If the Kennedy Center has added a touch of casual elegance to your theater or concert-going, remember it fondly over the next months.
Early this morning workmen began a rush construction job on the first link in a network of covered plywood walkways to protect patrons from the danger of plaster fallout from the water-weakened 60-foot-high ceiling of the Grand Foyer. The plywood walkways - much like those on a construction site - will be there from six months to a year.
Actually, there have been no plaster falls since two square-foot sections of thin decorative plaster broke loose Wednesday afternoon in the Grand Foyer. But inspectors yesterday found to their dismay, severed ceiling damage from water seepage after a rain-pelting electrical storm early this week.
Center officials yesterday assured theater-goers that they don't have to worry about any personal danger or interrupted performance schedules. The Concert Hall, Opera House, and Eisenhower Theater are not underneath the leaking roof terrace and are sheltered under several floor levels below the main roof.
Roger L. Stevens, the Center's chairman, settled on the plywood construction walkways as the easiest, cheapest, and quickest way to protect the public until permanent repairs are made. It won't be until September that construction drawings will be finished and bids let.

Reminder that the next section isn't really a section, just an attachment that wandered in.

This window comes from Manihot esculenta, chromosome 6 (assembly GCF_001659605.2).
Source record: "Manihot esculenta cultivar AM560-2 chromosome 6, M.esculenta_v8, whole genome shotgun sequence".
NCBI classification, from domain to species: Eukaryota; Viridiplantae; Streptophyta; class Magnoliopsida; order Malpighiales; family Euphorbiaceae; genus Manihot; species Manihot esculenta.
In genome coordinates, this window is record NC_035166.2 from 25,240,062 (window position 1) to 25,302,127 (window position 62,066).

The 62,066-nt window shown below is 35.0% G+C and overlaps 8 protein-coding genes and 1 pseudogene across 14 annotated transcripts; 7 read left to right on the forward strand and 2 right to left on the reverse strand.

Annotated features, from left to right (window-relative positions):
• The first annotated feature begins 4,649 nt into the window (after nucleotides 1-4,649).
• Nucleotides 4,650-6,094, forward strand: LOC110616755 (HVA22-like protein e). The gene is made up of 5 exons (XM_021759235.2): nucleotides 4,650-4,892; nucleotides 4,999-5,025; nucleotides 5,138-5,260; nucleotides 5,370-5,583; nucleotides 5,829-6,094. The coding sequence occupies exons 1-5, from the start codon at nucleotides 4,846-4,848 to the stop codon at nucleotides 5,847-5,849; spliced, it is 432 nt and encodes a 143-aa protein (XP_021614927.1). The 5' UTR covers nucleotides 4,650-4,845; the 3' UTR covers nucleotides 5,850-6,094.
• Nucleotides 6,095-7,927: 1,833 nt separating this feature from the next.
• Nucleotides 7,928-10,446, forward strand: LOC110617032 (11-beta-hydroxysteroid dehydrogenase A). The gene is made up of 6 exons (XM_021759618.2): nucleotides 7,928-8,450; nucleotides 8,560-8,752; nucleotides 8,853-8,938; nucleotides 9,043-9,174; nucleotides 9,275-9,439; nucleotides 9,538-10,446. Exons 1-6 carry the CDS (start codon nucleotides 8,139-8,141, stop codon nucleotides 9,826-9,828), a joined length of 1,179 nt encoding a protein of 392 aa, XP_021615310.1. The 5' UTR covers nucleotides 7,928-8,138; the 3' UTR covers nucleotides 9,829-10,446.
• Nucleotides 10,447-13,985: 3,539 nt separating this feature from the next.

Until the network of plywood "canopies" is completed, patrons will be rerouted to side entrances off the Hall of Nations and Hall of States to get to their seats in the theater and opera house.
By Monday night, the wood-covered walks down the two halls and the Grand Foyer should be finished, allowing a return to the regular foyer entrances to the theaters. By tonight's curtain time, workmen should have completed walkways from the three auditoriums for intermission and exit purposes and access to the river terrace overlook.
Until Monday, the Grand Foyer will remain roped off. By Tuesday, Center officials hope to be ready to re-admit tourists, who will be threading labyrinth of wood-covered pathways at their national cultural center.
Center officials did talk about a netting device to hold up the Grand Foyer ceiling, but decided the covered walkways would offer the fastest protection.
As for the bars, which are near where the ceiling fell, they have been moved temporarily to both ends of the two halls.